Reason for a Royal Lytham & St Annes Golf Club review

I once interviewed Peter Alliss and asked him at which Open course he would like to be a member? It was Royal Lytham for the simple reason that it was there, he always thought, that the members were most likely to break out into a food fight. He thought it unstuffy, good fun while the course spoke for itself.

That has always stuck with me, I had only played it once before and so arranged another visit with the very nice kicker of staying in the brilliant Dormy House.

Where is Royal Lytham?

Royal Lytham & St Annes is south of Blackpool and across the estuary from Southport. Driving from Manchester you will be there in around an hour.


What to expect

Lytham clubhouse

There is little sense, driving in amongst all the housing, that you are just about to turn into an Open Championship venue.

Sir Michael Bonallack describes it well on the club website: “The first time you arrive at the entrance the somewhat foreboding exterior of the clubhouse gives a totally false impression of the wonderful experience that is awaiting you.”

If you are lucky enough to visit, arrive early enough to afford yourself a history lesson courtesy of some magnificent portraits in the Victorian clubhouse – halfway up the stairs sits a magnificent portrait of Seve, winner of two Opens here, while in the dining room there is an immense portrait of Bobby Jones who won the first of three Championships at Lytham in 1926.

And leave yourself at least a good hour for lunch which will likely be spent pondering that first tee shot and precise approach to the last.

On the course you’ll find the only par 3 opening hole on the rota, the most northerly of the Open layouts in England and a links course that isn’t beside the sea, rather one that has a rather daunting railway line that can be found on six of the front nine.

And bunkers, lots and lots of bunkers. Of all the Open venues this has the most, probably by some distance.

Favourite hole

Lytham 15th

I’ve considered this at great length and have flitted between at least a dozen holes. If I could actually play the 1st properly that would also be a contender.

As much as I enjoy the 2nd I love the 3rd a bit more, to trust yourself and find the fairway on either with the railway sitting just to your right, is a rare treat. Before not quite having the skill set to find the putting surface.

Course reviews often trot out ‘there isn’t a weak hole’ and, as you go through the course in your head, it hits home even more quite how brilliant is.

If I had to be pressed it would probably be the 15th (I now feel bad for leaving out 13 and 17) which requires a drive to be threaded between the bunkers and long enough to afford yourself a shot at the green which sweeps down to the putting surface.

The last six holes are all par 4s with this hole probably the toughest of the bunch and, at 460-odd yards, it is impossible to fluke a four.

No, of course I didn’t.

My best (and worst) bits

Hitting a drive 356 yards at the 3rd sounds impressive (and I’m only mentioning it to show off) but we were playing in a 40mph wind so it wasn’t.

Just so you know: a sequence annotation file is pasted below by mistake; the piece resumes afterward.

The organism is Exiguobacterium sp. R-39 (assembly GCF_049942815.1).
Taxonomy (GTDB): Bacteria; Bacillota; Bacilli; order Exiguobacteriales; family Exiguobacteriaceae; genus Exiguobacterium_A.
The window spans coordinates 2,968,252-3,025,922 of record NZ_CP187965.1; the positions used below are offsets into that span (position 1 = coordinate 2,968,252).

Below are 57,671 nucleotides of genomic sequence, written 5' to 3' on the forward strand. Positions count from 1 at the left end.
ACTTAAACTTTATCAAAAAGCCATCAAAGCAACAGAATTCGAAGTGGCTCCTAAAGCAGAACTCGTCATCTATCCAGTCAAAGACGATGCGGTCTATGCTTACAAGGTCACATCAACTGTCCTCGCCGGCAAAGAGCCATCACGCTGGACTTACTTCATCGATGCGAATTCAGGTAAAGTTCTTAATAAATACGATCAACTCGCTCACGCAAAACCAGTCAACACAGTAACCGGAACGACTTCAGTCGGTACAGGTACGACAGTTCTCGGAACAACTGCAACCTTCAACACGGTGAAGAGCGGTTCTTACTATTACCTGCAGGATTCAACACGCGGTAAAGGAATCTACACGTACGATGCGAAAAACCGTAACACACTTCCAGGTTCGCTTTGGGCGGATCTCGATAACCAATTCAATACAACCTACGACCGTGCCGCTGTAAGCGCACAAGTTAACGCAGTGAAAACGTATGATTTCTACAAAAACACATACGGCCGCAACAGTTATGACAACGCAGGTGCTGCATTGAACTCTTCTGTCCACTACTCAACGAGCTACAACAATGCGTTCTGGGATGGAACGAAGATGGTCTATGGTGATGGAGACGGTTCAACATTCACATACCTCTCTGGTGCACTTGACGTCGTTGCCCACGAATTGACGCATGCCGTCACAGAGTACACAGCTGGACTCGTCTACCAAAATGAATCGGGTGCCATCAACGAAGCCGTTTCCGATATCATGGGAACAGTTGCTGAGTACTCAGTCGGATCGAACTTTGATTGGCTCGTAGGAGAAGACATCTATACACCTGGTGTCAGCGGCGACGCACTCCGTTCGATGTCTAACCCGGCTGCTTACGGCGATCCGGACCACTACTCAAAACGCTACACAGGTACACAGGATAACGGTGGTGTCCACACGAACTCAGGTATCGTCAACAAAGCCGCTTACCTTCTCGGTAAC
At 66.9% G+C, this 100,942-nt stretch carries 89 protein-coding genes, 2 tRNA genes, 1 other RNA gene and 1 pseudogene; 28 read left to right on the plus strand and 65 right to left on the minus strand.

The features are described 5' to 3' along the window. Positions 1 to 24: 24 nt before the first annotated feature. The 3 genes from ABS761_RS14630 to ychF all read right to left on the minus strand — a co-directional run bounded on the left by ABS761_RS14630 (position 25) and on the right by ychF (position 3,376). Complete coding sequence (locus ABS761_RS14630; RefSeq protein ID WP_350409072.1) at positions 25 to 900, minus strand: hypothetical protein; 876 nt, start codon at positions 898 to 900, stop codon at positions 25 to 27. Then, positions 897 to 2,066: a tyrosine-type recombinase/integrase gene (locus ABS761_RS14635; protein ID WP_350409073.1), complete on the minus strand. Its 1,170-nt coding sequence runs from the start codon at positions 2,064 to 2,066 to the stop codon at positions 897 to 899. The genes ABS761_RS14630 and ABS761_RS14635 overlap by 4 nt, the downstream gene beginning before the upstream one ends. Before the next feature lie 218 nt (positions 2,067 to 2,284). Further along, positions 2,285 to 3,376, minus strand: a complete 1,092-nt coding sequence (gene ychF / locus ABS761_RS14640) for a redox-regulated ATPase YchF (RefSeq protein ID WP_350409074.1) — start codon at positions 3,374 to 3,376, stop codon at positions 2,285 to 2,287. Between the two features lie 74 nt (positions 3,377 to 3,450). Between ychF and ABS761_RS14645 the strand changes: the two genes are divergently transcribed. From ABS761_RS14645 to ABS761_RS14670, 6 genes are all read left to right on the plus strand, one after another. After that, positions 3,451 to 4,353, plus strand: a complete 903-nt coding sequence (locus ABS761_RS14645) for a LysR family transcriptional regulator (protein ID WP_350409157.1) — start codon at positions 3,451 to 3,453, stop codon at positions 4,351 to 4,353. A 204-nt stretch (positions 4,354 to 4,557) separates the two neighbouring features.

Ripping a driver and 6-iron to the 334-yard 10th was far more satisfying, topped off by rolling in a 25-footer for birdie. There can be few things in life more enjoyable than knocking in a putt from distance on a pure links green.

Less good was spending the best part of the early afternoon in a bunker at the 1st hole, the precursor to a bunker lesson the following week, and then double-hitting a chipper from just beside the 17th green. Being mentally resolute I did though manage to rescue a bogey with a 20-foot putt and finished on a high with a par courtesy of two putts (and no chipper) from 40 yards for 31 points. 

What to look out for

Bobby Jones plaque

Bobby Jones’ plaque at the 17th would be a good start. Tied with Al Watrous with two to play, the amateur hit a wayward drive left before a remarkable 175-yard recovery from the sand dunes to the green. The plaque is just beside a fairway bunker.

Jones played the last five holes in 4-3-4-4-4 and won by two.

The mashie-iron he used that day now hangs below his painting in the clubhouse.

Otherwise watch a brilliant YouTube video of Seve Ballesteros, Nick Price and Nick Faldo slugging it out on the final day to appreciate some of the magic on show that day in 1988.

And for all the talk of Seve being the “car park champion” in 1979 his drive at the 16th wasn’t that wide, it’s just that the cars were parked too close to the fairway.

It’s also worth a watch of how Tony Jacklin closed out his Open win in 1969 and quite how nerveless his final drive was.

When I go back

Lytham clubhouse

I’d do it all again if allowed. Like Alliss suggests you won’t feel uncomfortable and on your best behaviour at any point on your visit, whether it is in the clubhouse, Dormy House or course.

A big part of that is the staff who are tremendous and particularly keen to make your visit a memorable one, the food is excellent and the view from the Dormy House genuinely out of this world.

And I’d have a couple of bunker lessons before doing it all.

For more information, visit the Royal Lytham & St Annes website.

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